“Ahh, this was just cute. It was cute and feel good and made me smile and made me laugh. It had all the feels and was the perfect enemies to lovers plot. Rowan Roth is a determined young woman and hard working right up to the very end of high school but her witty drive is pushed along by the likes of Neil McNair. The two have been in hefty competition with each other since the time they met. Their schooling has been a constant battle of who will be in first place and who will come in second. Rowan is set on not placing second best in their last bid for victory … winning valedictorian.

Yet as graduation looms and their end of Senior Year celebrations of a Seattle scavenger hunt kicks off, Rowan and Neil begin to realise that rather than opposing each other, they are smarter, swifter and more aligned working together than they ever realised. Slowly, they learn about one another’s lives outside of the small portion of school they experience with one another. Outside hobbies, passions and home lives come into play, furthering even more of their connection.”

I actually picked up my copy of ‘Today Tonight Tomorrow’ by Rachel Lynn Solomon while on holiday in Melbourne. I purchased it at Dymocks Melbourne, located on Collins Street. At the time, I also purchased ‘The Mars Room’ by Rachel Kushner (a literary fiction listed for the Booker Prize in 2018), ‘Before the Coffee Gets Cold: Tales from the Cafe’ by Toshikazu Kawaguchi (of which I read the first book last year and adored its Japanese morals, whimsical thinking and translation) & ‘The Soulmate Equation’ by Christina Lauren (recommended by an avid reader friend who also loved ‘The Unhoneymooners’ by Christina Lauren, as much as I did).

I then visited Canberra, in which I tracked down a Harry Hartog Bookseller. I purchased my copy of ‘Last Time We Met’ by Emily Houghton (contemporary romance) on that adventure! As you can tell from this stack of 5 book purchases, I was feeling the “easy reading’ vibes, with only one literary fiction thrown in there for good measure.

Back to what I actually read! Gosh Mel, way to get side tracked with book buying 😉 Presently, at home with Covid, I have had the time to finish a crime fiction novel, ‘The It Girl’ by Ruth Ware. This was suspenseful, twisty and great at developing characters into the kind of people you suspect and cannot stop following their motives. April Clarke-Cliveden was the first person Hannah Jones met at Oxford. Decked out in her luxury branded clothing, exclusive haircut and performative posture, April is clearly the kind of girl that makes herself known. She’s the ‘it girl’. April is clever, manipulative and powerful, until she ends up murdered on the closing night of her theatre performance … and Hannah is the one to find her. Moving back and forth, past to present, we now learn that Hannah is married and expecting her first child to April’s then boyfriend. Suspicious – yes ✅. Hannah also totally isolated herself from a number of their friends at the time after the murder. Suspicious – yes ✅. Hannah also gave evidence against a security footman in court to convict him of April’s murder, yet he has always plead innocent. Suspicious – yes ✅. Lot’s of things don’t add up and it made for a very interesting story. Full review coming soon 👀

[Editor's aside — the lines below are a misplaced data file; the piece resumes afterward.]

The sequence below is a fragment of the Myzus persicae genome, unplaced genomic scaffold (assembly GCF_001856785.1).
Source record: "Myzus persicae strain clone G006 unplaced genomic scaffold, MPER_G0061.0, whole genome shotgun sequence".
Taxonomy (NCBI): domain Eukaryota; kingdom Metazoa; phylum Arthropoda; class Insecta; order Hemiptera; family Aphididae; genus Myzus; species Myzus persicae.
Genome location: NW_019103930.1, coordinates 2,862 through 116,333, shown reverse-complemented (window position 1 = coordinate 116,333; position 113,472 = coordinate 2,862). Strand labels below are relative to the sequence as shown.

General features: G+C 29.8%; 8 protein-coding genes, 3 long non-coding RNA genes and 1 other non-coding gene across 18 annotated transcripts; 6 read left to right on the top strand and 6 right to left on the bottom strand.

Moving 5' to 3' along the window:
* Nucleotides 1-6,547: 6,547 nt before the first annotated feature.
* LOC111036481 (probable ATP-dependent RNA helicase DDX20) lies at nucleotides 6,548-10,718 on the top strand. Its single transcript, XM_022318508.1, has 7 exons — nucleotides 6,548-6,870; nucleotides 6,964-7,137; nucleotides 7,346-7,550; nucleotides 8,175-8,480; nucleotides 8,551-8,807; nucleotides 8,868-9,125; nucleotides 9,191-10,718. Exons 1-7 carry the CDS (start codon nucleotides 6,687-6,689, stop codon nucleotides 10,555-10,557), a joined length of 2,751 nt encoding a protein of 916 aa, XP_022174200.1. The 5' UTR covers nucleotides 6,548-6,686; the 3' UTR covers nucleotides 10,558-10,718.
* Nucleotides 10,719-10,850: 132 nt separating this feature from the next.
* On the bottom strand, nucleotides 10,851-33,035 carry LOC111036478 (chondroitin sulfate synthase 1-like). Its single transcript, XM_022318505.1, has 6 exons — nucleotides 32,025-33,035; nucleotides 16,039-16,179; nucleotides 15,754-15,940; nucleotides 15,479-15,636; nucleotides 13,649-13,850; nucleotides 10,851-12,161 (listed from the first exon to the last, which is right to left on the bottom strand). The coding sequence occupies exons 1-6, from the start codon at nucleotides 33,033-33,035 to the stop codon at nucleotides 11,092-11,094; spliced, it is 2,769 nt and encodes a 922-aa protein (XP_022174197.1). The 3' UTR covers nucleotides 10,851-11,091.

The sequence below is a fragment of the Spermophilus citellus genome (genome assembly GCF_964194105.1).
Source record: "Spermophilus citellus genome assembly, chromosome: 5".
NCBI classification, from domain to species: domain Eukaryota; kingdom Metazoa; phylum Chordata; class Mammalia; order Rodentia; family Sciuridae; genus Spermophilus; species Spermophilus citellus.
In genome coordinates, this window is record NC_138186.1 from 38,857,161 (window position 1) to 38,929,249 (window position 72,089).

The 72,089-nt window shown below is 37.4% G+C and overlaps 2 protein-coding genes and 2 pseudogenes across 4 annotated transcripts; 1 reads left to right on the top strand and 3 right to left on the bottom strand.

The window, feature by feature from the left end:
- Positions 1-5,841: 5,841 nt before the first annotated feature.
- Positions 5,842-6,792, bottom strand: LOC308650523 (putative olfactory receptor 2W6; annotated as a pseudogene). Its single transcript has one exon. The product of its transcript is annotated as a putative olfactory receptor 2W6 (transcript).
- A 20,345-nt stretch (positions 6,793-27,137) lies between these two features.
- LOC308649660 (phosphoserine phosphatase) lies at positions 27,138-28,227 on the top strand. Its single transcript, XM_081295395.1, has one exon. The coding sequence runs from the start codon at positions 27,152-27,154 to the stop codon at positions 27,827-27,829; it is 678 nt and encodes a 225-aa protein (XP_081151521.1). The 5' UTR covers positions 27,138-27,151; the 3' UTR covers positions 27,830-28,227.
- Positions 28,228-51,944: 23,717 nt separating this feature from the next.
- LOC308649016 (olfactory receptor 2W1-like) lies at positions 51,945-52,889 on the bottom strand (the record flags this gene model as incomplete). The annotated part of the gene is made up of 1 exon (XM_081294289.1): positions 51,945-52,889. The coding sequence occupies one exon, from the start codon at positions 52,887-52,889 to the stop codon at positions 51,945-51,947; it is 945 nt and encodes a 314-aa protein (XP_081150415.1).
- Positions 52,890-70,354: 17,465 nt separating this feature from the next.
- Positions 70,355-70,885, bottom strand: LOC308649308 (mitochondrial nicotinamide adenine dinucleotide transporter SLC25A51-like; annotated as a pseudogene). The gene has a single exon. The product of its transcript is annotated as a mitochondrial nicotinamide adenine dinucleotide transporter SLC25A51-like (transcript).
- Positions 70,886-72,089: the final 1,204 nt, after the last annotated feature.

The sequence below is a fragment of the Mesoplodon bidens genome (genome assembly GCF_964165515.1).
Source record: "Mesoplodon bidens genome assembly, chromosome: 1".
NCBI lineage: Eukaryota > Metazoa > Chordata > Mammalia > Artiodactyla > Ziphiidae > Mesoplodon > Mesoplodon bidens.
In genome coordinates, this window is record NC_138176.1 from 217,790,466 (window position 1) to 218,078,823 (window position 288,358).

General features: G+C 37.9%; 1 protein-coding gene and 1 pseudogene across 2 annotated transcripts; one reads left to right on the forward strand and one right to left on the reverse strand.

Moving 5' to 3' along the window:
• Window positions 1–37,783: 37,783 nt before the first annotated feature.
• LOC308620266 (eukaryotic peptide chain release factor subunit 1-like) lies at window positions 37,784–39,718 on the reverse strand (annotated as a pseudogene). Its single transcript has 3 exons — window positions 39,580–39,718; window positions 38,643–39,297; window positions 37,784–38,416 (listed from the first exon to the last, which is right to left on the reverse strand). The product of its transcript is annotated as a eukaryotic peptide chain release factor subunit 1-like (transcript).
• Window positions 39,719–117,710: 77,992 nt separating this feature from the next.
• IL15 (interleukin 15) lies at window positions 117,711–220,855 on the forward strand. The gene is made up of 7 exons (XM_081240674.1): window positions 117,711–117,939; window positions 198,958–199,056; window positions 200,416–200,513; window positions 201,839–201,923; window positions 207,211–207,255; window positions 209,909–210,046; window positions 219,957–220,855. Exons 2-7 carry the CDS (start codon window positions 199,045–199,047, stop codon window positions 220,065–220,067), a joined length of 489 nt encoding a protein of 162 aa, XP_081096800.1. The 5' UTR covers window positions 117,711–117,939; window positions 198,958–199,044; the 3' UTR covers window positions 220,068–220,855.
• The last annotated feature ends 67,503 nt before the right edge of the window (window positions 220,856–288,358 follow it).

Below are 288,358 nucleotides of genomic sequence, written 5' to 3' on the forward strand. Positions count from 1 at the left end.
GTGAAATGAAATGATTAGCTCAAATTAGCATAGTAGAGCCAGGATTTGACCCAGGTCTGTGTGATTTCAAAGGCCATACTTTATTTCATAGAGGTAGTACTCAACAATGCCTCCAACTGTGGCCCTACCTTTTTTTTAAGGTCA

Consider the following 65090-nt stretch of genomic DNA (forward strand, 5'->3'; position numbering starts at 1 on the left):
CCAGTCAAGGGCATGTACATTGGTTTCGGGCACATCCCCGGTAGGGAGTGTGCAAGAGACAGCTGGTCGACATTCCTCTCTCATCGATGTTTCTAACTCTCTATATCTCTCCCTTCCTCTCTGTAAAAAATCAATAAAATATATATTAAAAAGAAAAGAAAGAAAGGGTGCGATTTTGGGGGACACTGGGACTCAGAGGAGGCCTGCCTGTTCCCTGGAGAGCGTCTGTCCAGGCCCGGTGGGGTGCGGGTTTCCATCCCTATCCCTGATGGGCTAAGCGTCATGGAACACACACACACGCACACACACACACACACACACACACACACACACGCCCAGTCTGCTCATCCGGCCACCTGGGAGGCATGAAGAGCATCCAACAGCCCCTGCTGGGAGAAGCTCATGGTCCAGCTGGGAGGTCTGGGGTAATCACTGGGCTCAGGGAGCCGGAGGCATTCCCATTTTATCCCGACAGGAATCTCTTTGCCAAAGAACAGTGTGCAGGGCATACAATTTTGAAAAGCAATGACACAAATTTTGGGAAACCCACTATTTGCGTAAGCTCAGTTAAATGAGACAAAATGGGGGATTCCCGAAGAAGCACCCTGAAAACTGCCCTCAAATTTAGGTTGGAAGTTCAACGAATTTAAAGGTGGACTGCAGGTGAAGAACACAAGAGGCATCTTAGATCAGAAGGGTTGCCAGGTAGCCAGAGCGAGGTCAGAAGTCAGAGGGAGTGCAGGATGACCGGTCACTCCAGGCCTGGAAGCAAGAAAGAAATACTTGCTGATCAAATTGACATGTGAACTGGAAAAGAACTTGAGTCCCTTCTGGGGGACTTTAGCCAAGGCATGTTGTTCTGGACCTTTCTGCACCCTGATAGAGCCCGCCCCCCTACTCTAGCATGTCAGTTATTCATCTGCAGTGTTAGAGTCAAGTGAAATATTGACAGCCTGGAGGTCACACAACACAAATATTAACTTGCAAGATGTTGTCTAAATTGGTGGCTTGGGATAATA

Last but not least, I am currently reading and endeavour to have finished in a few days (iso and all), ‘When Only One’ by Meg Gatland-Veness. This young adult fiction opens on a school shooting in an Australian high school. The book is giving feelings of being set around the 70’s or 80’s time era with reference to things such as old Nintendos and Catholic ideologies. The heaviness and seriousness of this novel hits you immediately and I felt gripped straight away. Meg then takes us back in time through the lens of a teenage boy and his life a year prior to the tragic event. We learn of him, his life goals, his friends and who is struggling within the community – letting the reader peel back slow layers of who may have committed this horrific crime. The writing style is perfect, captivating and feeling.